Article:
Tuesday, December 30, 2008

A day in the life...

I filled the tank in the Zed Three yesterday, from bone dry to brim-lippin' full, with 89 octane gas for less than $20. That's the first time I've done that since... well, before I started blogging, at least.

I met Staghounds for lunch at Calhoun's and corrected the horrible dietary deficiency I've developed (BBQ ribs contain an enzyme necessary for life; lack thereof causes one to say "you guys" instead of "y'all".)

Went by McKay's (the best used bookstore I know of) but it was a madhouse, so I bid adieu to Staghounds, and went back to casa de Gunsmith Bob. We made a second assault on the North Face of McKay's later in the afternoon, and the crowd had thinned out somewhat. I picked up my first Stephen Hunter novel, some non-fiction stuff, and I decided to give Oh John Ringo No's Posleen universe another try, because everyone keeps telling me that Watch on the Rhine is a good read. Y'all better not be pulling my leg. I also tried to find some boxed sets of House on DVD. Fail.

I stopped by the outpost of the vast petroleum conspiracy at which I worked briefly, and had my old job offered to me again. It's nice to be missed; apparently good help really is hard to find these days.

30 comments:

Anonymous said...

BBQ? Deficiency?

Don't you live right around the corner from some of the finest pig in the world?

-Shootin' Buddy

Turk Turon said...

First Stephen Hunter novel!?

I love those books. Stephen Hunter writes the best fiction about guns ever.

the pistolero said...

apparently good help really is hard to find these days.

A-yep. Almost two years after I left my former place of employment, every time I go in there I am still being asked if I'd like to come back.

BryanP said...

Ringo is hit or miss with different people. Me, I love the Posleen books and his Council Wars books. That series about the BDSM obsessed specops guy though? Meh.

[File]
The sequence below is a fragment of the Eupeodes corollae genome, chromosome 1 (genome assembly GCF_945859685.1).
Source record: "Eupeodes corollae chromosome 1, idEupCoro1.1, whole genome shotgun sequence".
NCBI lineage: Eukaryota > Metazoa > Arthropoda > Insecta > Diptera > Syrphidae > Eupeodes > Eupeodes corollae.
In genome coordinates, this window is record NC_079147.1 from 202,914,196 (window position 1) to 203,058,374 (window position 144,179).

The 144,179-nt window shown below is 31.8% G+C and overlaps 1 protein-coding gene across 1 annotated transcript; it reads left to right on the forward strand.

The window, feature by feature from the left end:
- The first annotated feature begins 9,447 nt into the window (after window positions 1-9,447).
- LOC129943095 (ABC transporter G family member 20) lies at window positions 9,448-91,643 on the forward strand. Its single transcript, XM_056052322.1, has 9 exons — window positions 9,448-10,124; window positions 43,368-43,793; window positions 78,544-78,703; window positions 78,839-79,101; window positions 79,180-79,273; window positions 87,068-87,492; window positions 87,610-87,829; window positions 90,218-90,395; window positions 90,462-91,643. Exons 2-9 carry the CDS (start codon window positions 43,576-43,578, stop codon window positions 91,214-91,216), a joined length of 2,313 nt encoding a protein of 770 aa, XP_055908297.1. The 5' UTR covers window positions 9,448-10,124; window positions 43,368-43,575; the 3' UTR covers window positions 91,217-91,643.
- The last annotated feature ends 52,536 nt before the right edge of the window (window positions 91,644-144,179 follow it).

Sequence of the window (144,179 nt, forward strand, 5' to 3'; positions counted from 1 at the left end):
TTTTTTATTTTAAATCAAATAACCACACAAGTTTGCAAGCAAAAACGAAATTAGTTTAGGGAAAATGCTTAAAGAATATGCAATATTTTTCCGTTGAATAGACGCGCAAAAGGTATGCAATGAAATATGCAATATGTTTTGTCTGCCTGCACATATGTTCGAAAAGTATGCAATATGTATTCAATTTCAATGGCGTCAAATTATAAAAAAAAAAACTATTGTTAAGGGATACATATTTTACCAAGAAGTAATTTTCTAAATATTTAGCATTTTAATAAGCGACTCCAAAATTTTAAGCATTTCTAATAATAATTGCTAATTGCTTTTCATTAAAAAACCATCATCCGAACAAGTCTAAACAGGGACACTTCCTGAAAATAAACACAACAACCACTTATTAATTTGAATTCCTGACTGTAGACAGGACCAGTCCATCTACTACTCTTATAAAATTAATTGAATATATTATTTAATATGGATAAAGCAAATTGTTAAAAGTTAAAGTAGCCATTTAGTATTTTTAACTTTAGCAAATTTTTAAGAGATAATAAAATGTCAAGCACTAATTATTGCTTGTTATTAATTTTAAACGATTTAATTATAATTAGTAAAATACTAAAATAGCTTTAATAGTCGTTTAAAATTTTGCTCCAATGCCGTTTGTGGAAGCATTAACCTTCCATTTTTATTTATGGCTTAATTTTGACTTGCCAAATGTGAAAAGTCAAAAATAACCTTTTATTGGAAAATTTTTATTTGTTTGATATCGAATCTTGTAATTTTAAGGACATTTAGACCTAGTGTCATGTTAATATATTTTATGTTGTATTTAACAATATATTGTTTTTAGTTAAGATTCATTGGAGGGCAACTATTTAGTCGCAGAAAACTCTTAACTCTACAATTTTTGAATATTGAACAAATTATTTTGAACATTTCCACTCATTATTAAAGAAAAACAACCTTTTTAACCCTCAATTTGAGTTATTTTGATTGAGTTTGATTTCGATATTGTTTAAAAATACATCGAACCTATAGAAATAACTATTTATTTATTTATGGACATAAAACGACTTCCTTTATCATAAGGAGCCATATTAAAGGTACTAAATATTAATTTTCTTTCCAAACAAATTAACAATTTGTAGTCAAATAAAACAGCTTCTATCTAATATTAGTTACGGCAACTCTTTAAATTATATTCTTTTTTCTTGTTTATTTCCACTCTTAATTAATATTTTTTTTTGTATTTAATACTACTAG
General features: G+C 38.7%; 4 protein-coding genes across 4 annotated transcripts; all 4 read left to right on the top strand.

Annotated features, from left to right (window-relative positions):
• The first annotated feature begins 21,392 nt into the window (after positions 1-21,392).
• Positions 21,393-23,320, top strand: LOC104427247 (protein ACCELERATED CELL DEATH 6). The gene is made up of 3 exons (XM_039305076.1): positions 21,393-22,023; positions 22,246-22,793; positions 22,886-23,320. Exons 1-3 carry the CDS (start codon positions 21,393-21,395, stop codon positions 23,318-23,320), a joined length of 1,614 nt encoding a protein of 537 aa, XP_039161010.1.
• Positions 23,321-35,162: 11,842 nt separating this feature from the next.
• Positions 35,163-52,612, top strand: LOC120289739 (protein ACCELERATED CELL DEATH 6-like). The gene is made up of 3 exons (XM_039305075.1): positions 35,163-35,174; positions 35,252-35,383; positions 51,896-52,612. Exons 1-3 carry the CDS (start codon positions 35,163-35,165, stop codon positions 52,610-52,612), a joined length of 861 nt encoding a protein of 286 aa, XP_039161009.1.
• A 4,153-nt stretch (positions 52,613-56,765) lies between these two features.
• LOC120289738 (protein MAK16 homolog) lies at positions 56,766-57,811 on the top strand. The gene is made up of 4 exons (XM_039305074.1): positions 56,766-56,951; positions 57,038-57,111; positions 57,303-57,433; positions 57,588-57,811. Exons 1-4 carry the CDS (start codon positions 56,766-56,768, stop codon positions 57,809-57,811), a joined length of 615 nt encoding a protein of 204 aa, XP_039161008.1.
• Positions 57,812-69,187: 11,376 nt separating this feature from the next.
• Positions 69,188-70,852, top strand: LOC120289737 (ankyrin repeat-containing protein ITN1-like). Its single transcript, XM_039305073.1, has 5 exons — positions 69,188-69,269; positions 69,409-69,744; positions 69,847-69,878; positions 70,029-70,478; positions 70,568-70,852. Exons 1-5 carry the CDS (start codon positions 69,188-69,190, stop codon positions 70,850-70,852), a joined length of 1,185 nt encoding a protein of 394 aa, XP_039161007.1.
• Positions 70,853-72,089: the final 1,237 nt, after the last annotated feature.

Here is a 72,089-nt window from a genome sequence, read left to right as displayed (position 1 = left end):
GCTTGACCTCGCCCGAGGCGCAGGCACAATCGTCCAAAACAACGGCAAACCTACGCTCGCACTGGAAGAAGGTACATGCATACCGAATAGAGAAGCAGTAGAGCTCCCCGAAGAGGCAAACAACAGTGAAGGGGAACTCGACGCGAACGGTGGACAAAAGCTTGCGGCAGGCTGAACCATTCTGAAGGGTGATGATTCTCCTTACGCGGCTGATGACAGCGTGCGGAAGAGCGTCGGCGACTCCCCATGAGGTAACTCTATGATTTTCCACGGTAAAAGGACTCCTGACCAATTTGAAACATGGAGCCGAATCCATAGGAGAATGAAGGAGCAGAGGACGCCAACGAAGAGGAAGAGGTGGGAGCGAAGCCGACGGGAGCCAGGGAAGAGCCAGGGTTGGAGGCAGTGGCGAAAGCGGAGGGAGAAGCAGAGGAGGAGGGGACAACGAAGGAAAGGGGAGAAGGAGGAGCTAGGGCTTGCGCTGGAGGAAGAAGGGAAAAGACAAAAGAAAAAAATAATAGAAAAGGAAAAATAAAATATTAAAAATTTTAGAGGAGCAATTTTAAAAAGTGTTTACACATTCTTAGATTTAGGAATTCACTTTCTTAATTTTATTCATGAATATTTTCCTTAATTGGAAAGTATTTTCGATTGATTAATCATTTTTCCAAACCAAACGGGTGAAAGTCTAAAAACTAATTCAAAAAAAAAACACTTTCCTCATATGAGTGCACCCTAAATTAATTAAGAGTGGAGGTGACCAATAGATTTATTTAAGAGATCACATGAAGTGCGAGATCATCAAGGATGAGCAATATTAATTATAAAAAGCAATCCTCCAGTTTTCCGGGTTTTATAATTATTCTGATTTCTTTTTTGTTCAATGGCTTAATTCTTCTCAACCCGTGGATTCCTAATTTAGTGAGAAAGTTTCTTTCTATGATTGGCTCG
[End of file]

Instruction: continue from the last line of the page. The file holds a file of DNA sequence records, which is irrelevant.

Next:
Hands down my favorite thing of his has to be the Prince Roger series he co-wrote with David Weber.

Quilly Mammoth said...

Have you tried Tom Kratman's books? Desert called Peace and Carnifex are good reads. He out does Ringo on killing them that deserves it. He's improved a great deal since State of Disobedience.

As for the BDSM books. John says upfront his Ghost books aren't for everyone and I took him at his word and haven't read them.

Earl said...

I like Earl a bit better than Bobby Lee, but I pretend to identify with each - the drop dead favorite Hunter book in the prison is "Dirty White Boys", "March to almost anywhere but here" books were great until "We Few" where Weber came back with a heavy pen. Ringo's spec-ops is sex-ops and I must have missed the point, too old, too old.

Kevin said...

Watch on the Rhine isn't really Ringo's, it's Tom Kratman's. Ringo did the outline, Kratman wrote the story.

I admit to enjoying the "Oh John Ringo, NO!" series, as wince-inducing as it is in places.

Ruzhyo said...

I wish Stephen Hunter would do a prequel that covered more of Earl's WWII service, or even told Earl's father's story (loathsome character that he was)

Ross said...

I'll ignore the comments on the Ghost series, as I happend to like them (being the gun-owning pervert that I am). However, Watch on the Rhine left me pretty cold... perhaps it's because I'm Jewish and have a really hard time considering a Nazi as a character I can empathize with.